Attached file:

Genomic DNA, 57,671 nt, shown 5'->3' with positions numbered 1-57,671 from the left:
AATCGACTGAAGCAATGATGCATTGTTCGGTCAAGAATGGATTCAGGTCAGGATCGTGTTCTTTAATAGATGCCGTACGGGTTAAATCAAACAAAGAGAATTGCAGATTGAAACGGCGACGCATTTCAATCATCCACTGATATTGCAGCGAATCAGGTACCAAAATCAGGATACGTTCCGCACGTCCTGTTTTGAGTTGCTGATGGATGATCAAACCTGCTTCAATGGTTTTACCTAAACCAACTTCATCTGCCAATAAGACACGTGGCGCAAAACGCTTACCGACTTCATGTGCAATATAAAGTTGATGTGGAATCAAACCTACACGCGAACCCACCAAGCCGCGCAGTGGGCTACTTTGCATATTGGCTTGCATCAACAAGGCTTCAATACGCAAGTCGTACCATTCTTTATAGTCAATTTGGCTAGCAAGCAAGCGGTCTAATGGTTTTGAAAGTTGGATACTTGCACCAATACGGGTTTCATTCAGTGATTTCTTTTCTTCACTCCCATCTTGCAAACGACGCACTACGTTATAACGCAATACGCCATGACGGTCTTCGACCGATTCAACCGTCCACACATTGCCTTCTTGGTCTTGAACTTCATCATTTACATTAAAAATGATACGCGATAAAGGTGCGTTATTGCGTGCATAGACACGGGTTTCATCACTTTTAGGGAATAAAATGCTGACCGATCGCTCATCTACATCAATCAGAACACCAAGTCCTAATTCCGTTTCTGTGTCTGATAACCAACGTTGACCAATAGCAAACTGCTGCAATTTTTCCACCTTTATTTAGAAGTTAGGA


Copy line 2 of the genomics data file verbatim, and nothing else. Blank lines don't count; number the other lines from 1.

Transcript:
AATCGACTGAAGCAATGATGCATTGTTCGGTCAAGAATGGATTCAGGTCAGGATCGTGTTCTTTAATAGATGCCGTACGGGTTAAATCAAACAAAGAGAATTGCAGATTGAAACGGCGACGCATTTCAATCATCCACTGATATTGCAGCGAATCAGGTACCAAAATCAGGATACGTTCCGCACGTCCTGTTTTGAGTTGCTGATGGATGATCAAACCTGCTTCAATGGTTTTACCTAAACCAACTTCATCTGCCAATAAGACACGTGGCGCAAAACGCTTACCGACTTCATGTGCAATATAAAGTTGATGTGGAATCAAACCTACACGCGAACCCACCAAGCCGCGCAGTGGGCTACTTTGCATATTGGCTTGCATCAACAAGGCTTCAATACGCAAGTCGTACCATTCTTTATAGTCAATTTGGCTAGCAAGCAAGCGGTCTAATGGTTTTGAAAGTTGGATACTTGCACCAATACGGGTTTCATTCAGTGATTTCTTTTCTTCACTCCCATCTTGCAAACGACGCACTACGTTATAACGCAATACGCCATGACGGTCTTCGACCGATTCAACCGTCCACACATTGCCTTCTTGGTCTTGAACTTCATCATTTACATTAAAAATGATACGCGATAAAGGTGCGTTATTGCGTGCATAGACACGGGTTTCATCACTTTTAGGGAATAAAATGCTGACCGATCGCTCATCTACATCAATCAGAACACCAAGTCCTAATTCCGTTTCTGTGTCTGATAACCAACGTTGACCAATAGCAAACTGCTGCAATTTTTCCACCTTTATTTAGAAGTTAGGA